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Best Practices for Marketing Your Mentoring Program

Launching a mentoring program involves a large investment from your organization. Your time, effort, and resources need to see significant return. However, you will not prove the worth of the investment without marketing your mentoring program from the very beginning.

Why is mentoring program advertisement important? 

In a recent webinar, our Digital Marketing Specialist, Katie Mouton, answered this question in saying, "Just because you have a mentoring program doesn’t mean that people are aware of it, know anything about it, or want to be part of it". 

To ensure that your mentoring program is a success, you must have a plan and that plan must include marketing. When creating your plan, keep these best practices in mind...

Ask yourself, “Do I have a strategic marketing plan?”

This is not something you can do the night before your program launches and experience success. This is also not something you can skip altogether until after you launch. You need to actively work on your marketing strategy before anything else happens to give yourself the highest rate of success.

Your strategy should…

  • Focus on your program’s goals
  • Consider your timeline and available resources
  • Be documented

A documented strategy will make sure your marketing plans are effective and steer you towards the goals you have for your program. Further, marketers who document strategy are 313% more likely to succeed, according to CoSchedule.

Choose your Target Audience

You need a target audience so you know who you’re talking to. One of the best ways to determine your audience is to examine your program goals and consider who would benefit from participating. 

Some target audience examples include:

  • Hi-Potentials
  • Millennials
  • New hires
  • Women 

Define your Message

This is what you will be sending out to potential participants. You want to make your marketing message to be simple, short, and easy to read.

When composing your message, you need to think about your audience and what they’ll respond to. You also want to consider who is sending the message, and keep in mind that your recipients are more likely to pay attention to things sent out by authoritative figures.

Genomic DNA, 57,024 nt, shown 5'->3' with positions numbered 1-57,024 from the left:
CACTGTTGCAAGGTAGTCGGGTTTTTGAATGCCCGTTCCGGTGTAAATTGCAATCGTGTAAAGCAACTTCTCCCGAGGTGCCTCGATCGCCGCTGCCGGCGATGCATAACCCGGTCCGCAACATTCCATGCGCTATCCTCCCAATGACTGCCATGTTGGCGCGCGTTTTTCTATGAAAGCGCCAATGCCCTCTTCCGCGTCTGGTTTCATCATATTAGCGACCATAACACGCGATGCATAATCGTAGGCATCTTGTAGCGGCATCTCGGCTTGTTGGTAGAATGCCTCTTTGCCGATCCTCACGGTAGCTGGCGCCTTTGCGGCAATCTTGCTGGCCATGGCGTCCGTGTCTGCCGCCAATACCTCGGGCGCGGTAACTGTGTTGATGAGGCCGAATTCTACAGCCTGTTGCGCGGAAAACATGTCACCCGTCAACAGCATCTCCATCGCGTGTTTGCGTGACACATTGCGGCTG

Along the same lines, you should be mindful of recipients when crafting your message. You need to be clear and get them to open it. Think about how many messages you are exposed to everyday. You need something unique and clear to capture their attention.

Time your Message

Once your marketing message is crafted, you’ll need to think about the best time to distribute it. You want to have a large open rate, and you want people to skim through your message as well.

In addition to picking the best time to get attention, you want to avoid times where your message will be ignored. Some examples may be emails on weekends or discussing the program during meetings where attendees will be distracted.

Finally, make sure you consider the timeline to launching your mentoring program. You shouldn’t wait until the last minute to start sending out marketing messages.

Distribute your Message

Some of the most common ways to distribute internal messages are email and company newsletters. These are easy and simple ways to ensure everyone receives it. But you are not confined to these channels.

Consider spreading the message through word of mouth or get managers to refer their employees as mentees. You could even hold small events like lunch and learn sessions or use preexisting events like office parties to get the word out.

After you send out your marketing message, look for feedback to see if anything can be improved. You’ll need to know the best time to communicate with participants for after your launch.

Also, remember that this is not the only time you will be sending out marketing messages. You have to continuously market up to and past launch date to recruit the proper participants.

Continue After Program Launch

You’ve launched your program, but your mentoring program advertisement  doesn’t end here. In fact, it should continue throughout the duration of the entire program.

At this point, you should have a number of participants. This number should continue growing, as your program expands and envelops more of your company. To accomplish this, continue marketing as you were before launch.

The difference between pre- and post-launch is now you have active participants to think about as well. Your current mentors and mentees should not be ignored once they’re in the program. Continue email correspondence regularly to check in on the participants and keep your program administrators on top of any issues that may arise.

Market Content to Current Participants

Like we mentioned, you’ll need to pay attention to your current mentoring program participants. The way to market to current participants is with content. 

Create a content strategy for mentors and mentees that focuses on what topics you’ll talk about, what kind of content you’ll create, and when/how you’ll share it. Great ideas for content marketing include articles on topics such as “tips for being a good mentee” or “maintaining a successful mentoring relationship.”

More resources on marketing your mentoring program:

A Guide to Marketing Your Mentoring Program


Marketing your Mentoring Program: Before the Launch

Marketing your Mentoring Program: During your Program

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